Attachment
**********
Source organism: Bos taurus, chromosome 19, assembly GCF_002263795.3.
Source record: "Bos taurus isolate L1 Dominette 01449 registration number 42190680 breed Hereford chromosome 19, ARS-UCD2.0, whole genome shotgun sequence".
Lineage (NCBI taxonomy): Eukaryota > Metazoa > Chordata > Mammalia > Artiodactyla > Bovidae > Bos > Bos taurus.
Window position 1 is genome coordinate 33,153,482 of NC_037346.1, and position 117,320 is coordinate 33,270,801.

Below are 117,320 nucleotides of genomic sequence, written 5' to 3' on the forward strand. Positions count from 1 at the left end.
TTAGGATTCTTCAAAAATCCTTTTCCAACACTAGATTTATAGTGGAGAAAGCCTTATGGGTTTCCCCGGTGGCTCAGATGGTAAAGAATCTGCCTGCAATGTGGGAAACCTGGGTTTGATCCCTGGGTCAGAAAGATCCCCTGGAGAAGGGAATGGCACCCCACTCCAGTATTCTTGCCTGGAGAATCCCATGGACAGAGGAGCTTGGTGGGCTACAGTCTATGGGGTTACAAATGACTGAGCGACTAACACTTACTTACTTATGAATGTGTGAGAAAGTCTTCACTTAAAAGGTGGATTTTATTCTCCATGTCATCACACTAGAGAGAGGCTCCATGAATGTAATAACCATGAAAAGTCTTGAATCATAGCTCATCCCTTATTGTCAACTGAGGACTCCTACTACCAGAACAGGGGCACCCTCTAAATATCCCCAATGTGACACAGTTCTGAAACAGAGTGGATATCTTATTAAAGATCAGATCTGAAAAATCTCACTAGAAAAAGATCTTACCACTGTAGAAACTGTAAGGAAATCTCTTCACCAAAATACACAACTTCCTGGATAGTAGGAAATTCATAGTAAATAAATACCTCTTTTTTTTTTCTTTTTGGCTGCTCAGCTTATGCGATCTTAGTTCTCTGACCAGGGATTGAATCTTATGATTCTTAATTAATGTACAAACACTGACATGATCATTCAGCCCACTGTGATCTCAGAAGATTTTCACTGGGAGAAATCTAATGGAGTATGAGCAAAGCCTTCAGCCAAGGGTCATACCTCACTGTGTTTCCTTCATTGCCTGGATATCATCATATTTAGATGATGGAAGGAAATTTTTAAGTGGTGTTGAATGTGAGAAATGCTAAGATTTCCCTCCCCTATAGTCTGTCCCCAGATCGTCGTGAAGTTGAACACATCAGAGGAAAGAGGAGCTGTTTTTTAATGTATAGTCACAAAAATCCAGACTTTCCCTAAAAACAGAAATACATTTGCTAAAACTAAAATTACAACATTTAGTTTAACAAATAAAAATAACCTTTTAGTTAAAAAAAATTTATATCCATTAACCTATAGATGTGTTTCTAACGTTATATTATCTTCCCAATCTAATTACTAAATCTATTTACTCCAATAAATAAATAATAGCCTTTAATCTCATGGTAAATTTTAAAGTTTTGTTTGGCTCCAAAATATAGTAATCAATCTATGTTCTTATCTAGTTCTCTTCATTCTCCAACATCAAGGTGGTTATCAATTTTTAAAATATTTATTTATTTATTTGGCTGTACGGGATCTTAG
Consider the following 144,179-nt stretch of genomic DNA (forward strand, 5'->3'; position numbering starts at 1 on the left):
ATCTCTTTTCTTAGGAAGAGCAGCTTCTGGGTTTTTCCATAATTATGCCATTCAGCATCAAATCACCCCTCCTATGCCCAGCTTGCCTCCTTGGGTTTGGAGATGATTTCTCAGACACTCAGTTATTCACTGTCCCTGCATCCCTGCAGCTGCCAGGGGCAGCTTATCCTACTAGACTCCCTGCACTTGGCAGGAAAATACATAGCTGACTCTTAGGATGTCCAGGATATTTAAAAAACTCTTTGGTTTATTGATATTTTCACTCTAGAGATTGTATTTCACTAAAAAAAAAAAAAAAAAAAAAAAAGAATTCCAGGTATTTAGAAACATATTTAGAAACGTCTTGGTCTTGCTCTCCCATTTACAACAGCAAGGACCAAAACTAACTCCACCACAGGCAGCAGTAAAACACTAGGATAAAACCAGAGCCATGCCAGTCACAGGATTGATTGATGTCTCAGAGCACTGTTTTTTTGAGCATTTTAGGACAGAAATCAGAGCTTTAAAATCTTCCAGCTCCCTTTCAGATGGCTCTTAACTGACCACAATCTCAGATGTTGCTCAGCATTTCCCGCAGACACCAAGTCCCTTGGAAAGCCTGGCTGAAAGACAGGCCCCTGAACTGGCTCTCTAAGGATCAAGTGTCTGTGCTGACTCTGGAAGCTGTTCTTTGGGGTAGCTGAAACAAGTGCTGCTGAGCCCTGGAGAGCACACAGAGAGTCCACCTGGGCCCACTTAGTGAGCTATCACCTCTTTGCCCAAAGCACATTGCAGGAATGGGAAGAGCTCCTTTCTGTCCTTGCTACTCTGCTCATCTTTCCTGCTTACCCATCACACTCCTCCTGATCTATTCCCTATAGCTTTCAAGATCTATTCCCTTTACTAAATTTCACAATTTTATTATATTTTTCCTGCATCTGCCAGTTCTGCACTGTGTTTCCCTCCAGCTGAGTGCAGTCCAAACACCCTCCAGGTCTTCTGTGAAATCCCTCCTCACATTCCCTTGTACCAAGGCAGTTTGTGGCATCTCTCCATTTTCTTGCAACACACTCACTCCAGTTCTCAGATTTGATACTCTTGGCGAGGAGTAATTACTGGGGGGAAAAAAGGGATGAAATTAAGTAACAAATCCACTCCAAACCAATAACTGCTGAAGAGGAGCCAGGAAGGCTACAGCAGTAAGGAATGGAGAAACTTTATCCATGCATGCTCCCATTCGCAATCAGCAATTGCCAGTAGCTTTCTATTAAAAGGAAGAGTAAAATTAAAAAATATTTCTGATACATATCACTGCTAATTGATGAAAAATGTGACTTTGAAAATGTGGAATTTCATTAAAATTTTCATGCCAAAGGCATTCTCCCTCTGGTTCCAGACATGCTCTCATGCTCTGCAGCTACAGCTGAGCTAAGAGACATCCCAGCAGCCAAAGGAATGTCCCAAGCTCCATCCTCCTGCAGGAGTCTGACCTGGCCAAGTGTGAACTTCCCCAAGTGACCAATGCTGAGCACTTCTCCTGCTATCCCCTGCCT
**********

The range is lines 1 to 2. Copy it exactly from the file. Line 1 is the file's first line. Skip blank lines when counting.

Source organism: Bos taurus, chromosome 19, assembly GCF_002263795.3.
Source record: "Bos taurus isolate L1 Dominette 01449 registration number 42190680 breed Hereford chromosome 19, ARS-UCD2.0, whole genome shotgun sequence".